Across the retail industry, a trend is emerging: less employees, more self-checkouts and more items locked up behind safety doors.
The cause? Slowing sales and rising theft are eating into profits, according to the Wall Street Journal, who wrote this week that the "countermeasures" being used by retailers to fight theft and other shrink could make in-person shopping "even more miserable than it already is".
In addition to having to deal with normalized looting across the country thanks to Democratic DAs, retailers also are dealing with "the steepest annual wage growth since the 1980s," the report says. Average wages in the sector have now risen to about $20.54 per hour, the report says.
Remember that the next time some cashier wearing Airpods sighs when you ask them to take a stick of deodorant out of its alarmed hiding spot.
And so as a result, retailers have cut head cut and have not returned to their pre-pandemic staffing levels. Retail sales workers fell 12% from 2019 to 2022 and stores like Macy's and Kohl's have lost as many as 20% of their staff. Gap and Best Buy cut their staff by 25% and 22%, respectively. Only a handful of companies like Lululemon, Nike, T.J. Maxx and Costco have raised their employee headcounts.
Lorraine Hutchinson, retail-sector equity analyst at Bank of America says that the employees that are in stores now spend their time filling online orders.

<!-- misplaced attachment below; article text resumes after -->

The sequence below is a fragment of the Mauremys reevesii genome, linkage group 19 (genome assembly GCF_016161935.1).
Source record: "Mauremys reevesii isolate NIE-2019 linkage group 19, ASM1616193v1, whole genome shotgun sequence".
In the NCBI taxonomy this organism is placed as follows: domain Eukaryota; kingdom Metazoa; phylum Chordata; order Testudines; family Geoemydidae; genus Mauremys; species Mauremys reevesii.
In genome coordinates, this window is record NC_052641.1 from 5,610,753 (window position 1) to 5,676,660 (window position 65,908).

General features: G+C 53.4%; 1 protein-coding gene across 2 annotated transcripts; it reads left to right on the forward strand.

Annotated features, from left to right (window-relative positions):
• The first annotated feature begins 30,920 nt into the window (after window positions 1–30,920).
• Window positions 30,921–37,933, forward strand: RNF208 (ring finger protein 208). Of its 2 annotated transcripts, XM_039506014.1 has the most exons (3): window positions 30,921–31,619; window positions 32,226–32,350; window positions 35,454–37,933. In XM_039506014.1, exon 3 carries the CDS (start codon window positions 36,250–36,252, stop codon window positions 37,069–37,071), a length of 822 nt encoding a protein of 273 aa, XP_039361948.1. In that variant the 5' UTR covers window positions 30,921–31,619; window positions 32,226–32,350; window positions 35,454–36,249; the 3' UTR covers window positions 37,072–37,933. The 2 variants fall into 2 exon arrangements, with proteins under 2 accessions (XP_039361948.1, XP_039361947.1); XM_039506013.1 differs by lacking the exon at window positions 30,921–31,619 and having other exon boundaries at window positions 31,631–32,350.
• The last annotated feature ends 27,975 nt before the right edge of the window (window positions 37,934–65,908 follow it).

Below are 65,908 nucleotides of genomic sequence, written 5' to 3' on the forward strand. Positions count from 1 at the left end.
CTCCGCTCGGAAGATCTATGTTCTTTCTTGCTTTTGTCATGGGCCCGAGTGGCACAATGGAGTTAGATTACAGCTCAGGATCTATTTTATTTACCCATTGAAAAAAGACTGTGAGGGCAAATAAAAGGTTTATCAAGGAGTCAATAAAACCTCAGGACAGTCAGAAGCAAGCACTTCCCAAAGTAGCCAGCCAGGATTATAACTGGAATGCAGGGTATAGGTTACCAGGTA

Shrink remains a key concern with retailers like Ulta now locking up 50% of its fragrances at stores. The practice has become so widespread that it is now a talking point on almost all retailer earnings calls.
David Bassuk, global leader of the retail practice at AlixPartners, commented: “Unfortunately, we’re facing a situation where shrink is a CEO topic. It used to be a store-manager topic.”
Neil Saunders, managing director of research firm GlobalData confirmed that retailers like Dollar General are seeing poorer performance due to a lower in-store employee footprint. He said that Macy's poor results were due to an "incredibly sloppy attitude to retail" and called their staffing a "complete breakdown". Dollar General has said they need to “further elevate the in-store experience and better serve its customers.”
Best Buy has been a positive example of the "new" retail: despite employing 35,000 fewer individuals in 2022 compared to 2019, the company has surpassed Wall Street's revenue expectations in eight out of the last ten quarters. By emphasizing cross-training, they've enabled their workers to perform multiple roles, from customer service to online order processing.
Moreover, in their recent earnings report, Best Buy indicated that automated virtual agents are handling 40% of customer inquiries without human intervention